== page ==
Chica and I are thrilled that Spring has sprung and the summer months are just around the corner. The warm weather brings thoughts of cookouts and, for me at least, ice cream! Ice cream is my weak point. I love making it, buying it and most of all, eating it! So when I went to Italy last year with my family, I knew I had to try this mythical creation they had there called gelato. I was not disappointed. Those servings of gelato were worth the cost of the plane tickets! Once back in the US, I tried gelato at a few restaurants around town but nothing came close to what I had had there. When the book, Making Artisan Gelato: 45 Recipes and Techniques for Crafting Flavor-Infused Gelato and Sorbet at Home (Quarry Publications), came across my desk, I was skeptical that what I could make at home in my Cuisinart ice cream maker could possibly rival what I had had in Italy. I was wrong! Oh, so deliciously wrong!
I will admit, my cooking skills aren’t up to Chica’s level but once I set my mind to learning to do something in the kitchen, I become quit adept. I read through the introduction to this book at least four times before I even went to the store to buy my first ingredients. I was scared a bit by the concept of tempering eggs, which sounded quite complicated. And stirring constantly and heating to certain temperatures and ice baths all pretty much freaked me out but once I went through my first batch, the second batch was much easier.
The first recipe I tried was a basic French vanilla. I always try the vanilla flavor of a new brand or type of ice cream first because in my opinion, that is going to tell you the quality of all of the other flavors. It’s hard to hide sub-par ingredients behind a vanilla flavor. The ingredients for this recipe are quite basic (pictured below): cream, sugar, milk, eggs, vanilla and a vanilla bean. Vanilla beans can be quite pricey but I happened to have one on hand that I have wanted to use for ages!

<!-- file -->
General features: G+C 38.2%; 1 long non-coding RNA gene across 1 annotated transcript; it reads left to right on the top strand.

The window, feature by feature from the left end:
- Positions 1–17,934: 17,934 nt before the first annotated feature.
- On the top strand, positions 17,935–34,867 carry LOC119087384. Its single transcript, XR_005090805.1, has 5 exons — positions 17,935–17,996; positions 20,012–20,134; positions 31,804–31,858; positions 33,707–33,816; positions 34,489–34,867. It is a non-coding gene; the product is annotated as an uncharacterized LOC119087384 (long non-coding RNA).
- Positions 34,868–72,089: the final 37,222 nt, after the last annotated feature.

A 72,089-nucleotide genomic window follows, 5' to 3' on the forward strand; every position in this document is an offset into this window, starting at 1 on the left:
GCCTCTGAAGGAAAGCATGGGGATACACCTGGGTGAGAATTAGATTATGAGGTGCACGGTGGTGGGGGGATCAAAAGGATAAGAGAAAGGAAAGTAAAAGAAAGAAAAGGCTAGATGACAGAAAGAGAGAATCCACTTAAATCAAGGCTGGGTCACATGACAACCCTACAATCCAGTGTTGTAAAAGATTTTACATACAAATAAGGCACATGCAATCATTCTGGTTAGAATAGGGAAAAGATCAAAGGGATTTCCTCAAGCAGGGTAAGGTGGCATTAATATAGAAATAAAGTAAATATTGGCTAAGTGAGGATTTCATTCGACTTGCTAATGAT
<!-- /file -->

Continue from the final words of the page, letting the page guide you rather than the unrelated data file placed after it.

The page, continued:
The recipes supplied in the book are very thorough and if you just follow every word, step-by-step, you will have a wonderful base ready to add to your ice cream maker. For both recipes I have tried so far, I made the cream base on Saturday and then froze the gelato on a Sunday for dessert that night. The vanilla recipe didn’t make nearly as much as I thought it would so I will double that one next time. It only filled up half of my ice cream maker. However, the chocolate recipe filled the entire thing. It should be noted, gelato is a lot more intense in flavor and consistency so you don’t need quite as big of a portion to feel satisfied. Even my husband, who normally eats ice cream out of a large butter, tub only wanted three smallish scoops. Both recipes got rave reviews, even a good one from my mom and she is very hard to please. The end result was well worth the extra effort!
The part of the book I found most helpful was the information provided before you even get to the recipes. The author discusses everything from the percent of cocoa you should have in the chocolate you use to how to temper eggs. He even reviews the different types of ice cream makers available for home use and gives plenty of details about all of the kitchen supplies you will need to make a successful gelato.
In addition to the detailed how-to guides, there are a lot of different recipes available in the book. He even explains the “science” behind making your own recipes so the end result has just the right combination of solids and liquids. I am not ready to venture out and make my own combinations yet, but I am certain I will eventually. I still have a lot of perfectly laid out recipes to follow within the book. Chica is anxiously awaiting the arrival of the caramel gelato!
If you want to wow your guests this summer with a delectable dessert, start making your own gelato. After making your first batch, I guarantee you will be hooked and ready to make many more!